August 2004 Bulletin

Workers’ compensation: What orthopaedic surgeons need to know

Why reform is needed

By J. Mark Melhorn, MD

One of the hot topics in every state legislature is workers’ compensation reform. The anguish is initiated by the costs to society and the proposed solutions, but what is workers’ compensation and why does it need to be reformed?

Workers’ compensation is the oldest social insurance program in the United States, adopted in most states during the 1910s. It is a no-fault system, meaning that injured employees need not prove the injury was someone else’s fault to receive benefits for an on-the-job injury. The workers’ compensation system is premised on a trade-off between employees and employers. Its no-fault structure was designed to, and in fact did, eliminate then-prevalent litigation over whether employers were negligent in causing workers’ injuries. Current litigation issues center on whether the injury was sustained on-the-job, what benefits the injured worker is entitled to receive, and if the individual can return to gainful employment.

Although the laws on workers’ compensation on each state are different, all systems have three basic parts: benefit structure, benefit delivery and benefit financing.

Trends in Worker's Compensation Payment


% Total Payments from Worker's Compensation


Range in Regional Divisions

National Average

1992 - 1993

16% - 23%


1994 – 1995

15% - 22%


1996 – 1997

15% - 21%


1998 - 1999

15% - 21%


2000 – 2001

15% - 22%


Based on AAOS member surveys

Benefit structure

The benefit structure defines what injured workers are entitled to receive when they sustain an injury “arising out of and in the course of” their employment. There are six basic types of workers’ compensation benefits available depending on the nature, date and severity of the worker’s injury and modified by each state’s specific legislation: medical care, temporary disability benefits, permanent disability benefits, vocational rehabilitation services, supplemental job displacement benefits and death benefits.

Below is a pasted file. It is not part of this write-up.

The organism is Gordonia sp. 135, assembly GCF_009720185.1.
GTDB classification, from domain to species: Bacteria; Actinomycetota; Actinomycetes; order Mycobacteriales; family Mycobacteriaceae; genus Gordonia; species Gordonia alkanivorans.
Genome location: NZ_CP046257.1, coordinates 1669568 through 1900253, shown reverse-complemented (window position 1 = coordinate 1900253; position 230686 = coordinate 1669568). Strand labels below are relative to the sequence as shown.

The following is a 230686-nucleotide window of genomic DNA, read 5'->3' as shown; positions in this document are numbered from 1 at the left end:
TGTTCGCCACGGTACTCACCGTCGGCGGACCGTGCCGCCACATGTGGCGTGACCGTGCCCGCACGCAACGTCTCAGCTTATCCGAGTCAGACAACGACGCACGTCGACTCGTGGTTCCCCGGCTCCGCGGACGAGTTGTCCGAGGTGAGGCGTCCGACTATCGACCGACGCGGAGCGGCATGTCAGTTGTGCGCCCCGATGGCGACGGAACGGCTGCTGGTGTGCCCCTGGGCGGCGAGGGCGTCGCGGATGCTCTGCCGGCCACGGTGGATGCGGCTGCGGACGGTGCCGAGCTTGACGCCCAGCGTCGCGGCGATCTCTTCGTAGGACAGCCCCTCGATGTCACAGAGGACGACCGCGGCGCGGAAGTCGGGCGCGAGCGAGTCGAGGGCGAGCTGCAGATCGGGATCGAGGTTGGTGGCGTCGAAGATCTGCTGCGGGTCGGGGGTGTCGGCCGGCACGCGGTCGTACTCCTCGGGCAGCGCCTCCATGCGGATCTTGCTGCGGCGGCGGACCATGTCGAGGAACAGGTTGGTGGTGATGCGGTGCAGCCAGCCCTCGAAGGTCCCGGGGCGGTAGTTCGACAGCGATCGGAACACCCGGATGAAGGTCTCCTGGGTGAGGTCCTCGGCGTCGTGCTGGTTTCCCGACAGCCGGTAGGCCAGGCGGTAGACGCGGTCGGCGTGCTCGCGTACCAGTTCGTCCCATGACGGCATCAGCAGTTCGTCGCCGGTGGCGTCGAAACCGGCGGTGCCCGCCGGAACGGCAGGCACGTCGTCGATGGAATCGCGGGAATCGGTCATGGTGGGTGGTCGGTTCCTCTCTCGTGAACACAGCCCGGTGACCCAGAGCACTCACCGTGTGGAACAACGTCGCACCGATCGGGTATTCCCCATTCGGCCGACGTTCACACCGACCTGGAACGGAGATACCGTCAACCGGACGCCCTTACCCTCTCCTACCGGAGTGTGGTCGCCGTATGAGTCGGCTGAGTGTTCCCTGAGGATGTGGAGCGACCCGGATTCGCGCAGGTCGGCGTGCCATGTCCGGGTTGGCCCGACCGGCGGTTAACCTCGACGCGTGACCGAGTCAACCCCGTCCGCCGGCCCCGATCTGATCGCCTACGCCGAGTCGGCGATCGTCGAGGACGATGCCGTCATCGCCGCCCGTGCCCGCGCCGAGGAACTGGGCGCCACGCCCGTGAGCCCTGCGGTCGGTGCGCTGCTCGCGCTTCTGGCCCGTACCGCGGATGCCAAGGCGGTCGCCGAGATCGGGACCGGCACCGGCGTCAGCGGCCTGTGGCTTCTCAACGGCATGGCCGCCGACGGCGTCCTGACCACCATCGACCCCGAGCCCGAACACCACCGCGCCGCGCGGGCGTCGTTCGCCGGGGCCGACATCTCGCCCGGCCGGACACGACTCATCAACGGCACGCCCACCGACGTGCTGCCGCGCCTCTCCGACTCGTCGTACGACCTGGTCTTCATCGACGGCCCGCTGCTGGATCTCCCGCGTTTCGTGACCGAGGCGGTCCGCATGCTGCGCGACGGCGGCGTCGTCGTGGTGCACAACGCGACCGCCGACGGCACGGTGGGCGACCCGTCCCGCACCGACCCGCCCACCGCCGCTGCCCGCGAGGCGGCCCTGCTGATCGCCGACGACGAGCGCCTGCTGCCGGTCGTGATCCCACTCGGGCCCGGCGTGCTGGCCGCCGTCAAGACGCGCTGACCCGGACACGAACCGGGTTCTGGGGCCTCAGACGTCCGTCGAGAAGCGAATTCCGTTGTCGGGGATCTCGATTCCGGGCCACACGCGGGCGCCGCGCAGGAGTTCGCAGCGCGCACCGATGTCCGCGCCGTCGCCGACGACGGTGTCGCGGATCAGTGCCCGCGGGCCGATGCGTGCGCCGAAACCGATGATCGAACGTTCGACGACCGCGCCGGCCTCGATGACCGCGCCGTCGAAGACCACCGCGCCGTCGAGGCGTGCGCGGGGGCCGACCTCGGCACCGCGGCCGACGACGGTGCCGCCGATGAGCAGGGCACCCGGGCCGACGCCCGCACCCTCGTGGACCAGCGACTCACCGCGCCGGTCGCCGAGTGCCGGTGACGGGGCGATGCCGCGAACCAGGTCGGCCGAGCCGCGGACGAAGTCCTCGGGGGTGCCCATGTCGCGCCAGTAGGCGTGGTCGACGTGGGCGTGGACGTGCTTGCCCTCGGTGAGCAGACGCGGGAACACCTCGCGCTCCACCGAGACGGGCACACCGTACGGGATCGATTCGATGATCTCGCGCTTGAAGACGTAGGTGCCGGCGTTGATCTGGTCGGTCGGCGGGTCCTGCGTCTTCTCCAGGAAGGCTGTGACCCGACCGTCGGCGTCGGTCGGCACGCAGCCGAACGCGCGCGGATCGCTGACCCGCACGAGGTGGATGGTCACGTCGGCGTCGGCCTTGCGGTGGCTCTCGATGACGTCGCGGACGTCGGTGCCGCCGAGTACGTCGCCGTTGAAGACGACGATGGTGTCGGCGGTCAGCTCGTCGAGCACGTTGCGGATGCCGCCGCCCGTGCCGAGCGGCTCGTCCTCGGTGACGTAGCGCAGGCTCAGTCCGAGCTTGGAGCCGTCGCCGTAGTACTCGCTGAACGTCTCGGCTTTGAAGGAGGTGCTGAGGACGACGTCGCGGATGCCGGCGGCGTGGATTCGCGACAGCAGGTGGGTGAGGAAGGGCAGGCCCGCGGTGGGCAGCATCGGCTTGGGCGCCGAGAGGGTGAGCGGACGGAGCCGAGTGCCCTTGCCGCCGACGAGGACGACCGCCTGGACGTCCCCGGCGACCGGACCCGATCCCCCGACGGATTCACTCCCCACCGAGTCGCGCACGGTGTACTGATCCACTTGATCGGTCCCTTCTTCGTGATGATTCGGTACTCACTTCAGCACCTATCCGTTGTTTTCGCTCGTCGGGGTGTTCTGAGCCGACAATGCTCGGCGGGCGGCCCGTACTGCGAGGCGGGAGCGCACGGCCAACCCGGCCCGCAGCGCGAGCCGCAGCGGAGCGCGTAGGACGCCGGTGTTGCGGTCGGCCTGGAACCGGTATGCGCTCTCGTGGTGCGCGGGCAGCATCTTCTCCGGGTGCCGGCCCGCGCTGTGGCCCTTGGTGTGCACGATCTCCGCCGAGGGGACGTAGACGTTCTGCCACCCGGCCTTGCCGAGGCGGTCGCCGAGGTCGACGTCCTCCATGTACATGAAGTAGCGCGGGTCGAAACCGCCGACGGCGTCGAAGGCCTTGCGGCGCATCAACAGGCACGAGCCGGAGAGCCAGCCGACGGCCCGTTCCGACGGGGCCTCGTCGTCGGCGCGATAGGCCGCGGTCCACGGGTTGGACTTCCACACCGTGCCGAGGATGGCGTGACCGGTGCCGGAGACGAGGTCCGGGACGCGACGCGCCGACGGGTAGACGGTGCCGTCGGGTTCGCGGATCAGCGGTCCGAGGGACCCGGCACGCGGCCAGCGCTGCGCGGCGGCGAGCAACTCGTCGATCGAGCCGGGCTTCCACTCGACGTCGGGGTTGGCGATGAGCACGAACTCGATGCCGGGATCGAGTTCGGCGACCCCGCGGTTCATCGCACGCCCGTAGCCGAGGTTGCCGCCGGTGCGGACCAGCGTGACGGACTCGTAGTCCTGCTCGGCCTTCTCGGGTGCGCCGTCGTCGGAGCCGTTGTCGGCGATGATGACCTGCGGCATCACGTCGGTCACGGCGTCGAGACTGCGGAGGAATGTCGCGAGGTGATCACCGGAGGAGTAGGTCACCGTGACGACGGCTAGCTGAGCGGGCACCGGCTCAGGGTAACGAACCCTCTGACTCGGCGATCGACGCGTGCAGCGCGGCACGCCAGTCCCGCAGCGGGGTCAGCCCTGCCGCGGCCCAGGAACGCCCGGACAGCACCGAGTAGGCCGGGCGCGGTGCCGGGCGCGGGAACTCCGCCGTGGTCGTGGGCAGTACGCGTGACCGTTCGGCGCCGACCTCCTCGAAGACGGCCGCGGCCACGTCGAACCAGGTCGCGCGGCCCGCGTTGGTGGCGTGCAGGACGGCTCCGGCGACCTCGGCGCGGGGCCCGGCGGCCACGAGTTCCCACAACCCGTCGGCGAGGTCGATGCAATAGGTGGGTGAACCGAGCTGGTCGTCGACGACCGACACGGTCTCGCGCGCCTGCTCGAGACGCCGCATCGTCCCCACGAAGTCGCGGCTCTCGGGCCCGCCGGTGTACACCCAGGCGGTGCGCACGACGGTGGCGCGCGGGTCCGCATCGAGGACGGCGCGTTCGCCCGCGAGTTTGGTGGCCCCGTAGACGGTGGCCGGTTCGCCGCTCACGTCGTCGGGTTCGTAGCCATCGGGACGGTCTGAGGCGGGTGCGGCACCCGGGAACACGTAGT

Initial efforts at reform focused on reducing costs, specifically medical care costs. Reform measures included limiting visits and developing medical fee schedules. This approach had limited impact because more than two thirds of total average costs per case are nonmedical expenses. Practice guides have been suggested as another way to limit costs, but unfortunately, evidence-based medicine to support specific treatment patterns may not be available for several years. Yet another approach was to legislate changes in benefits by lowering caps or limiting eligibility for other benefits.

Benefit delivery and financing systems

Unlike most social insurance programs, workers’ compensation is administered primarily by private parties, not by a government agency. The state’s role is to oversee the provision of benefits; provide information and assistance to employees, employers and others involved in the system; and resolve disputes that arise in the process.

Benefit administration is handled primarily by insurance companies or self-insured employers. Most workers’ compensation claims are handled expeditiously, without dispute or litigation. Usually, these are smaller claims (which account for 75 percent of all claims); medical care and a few days of disability may be all that’s involved.

It is the other 25 percent of claims that are problematic. They account for more than 80 percent of the total costs, usually have significant periods of disability and involve litigation. Most disputed or “litigated” cases are settled using a compromise approach. The settlement may be a running award or a lump sum. Commonly, fees for defense attorneys are not regulated and fees for the plaintiff’s attorneys are limited to 30 percent of the settlement plus expenses. Although establishing legal fee schedules has been discussed, no state currently has one. An argument in their favor says that legal fee schedules could reduce indirect costs and speed resolution of a case.

The benefit financing system is the way in which employers finance their liability for workers’ compensation benefits. The three most common benefit financing systems are self-insurance, private insurance and state insurance.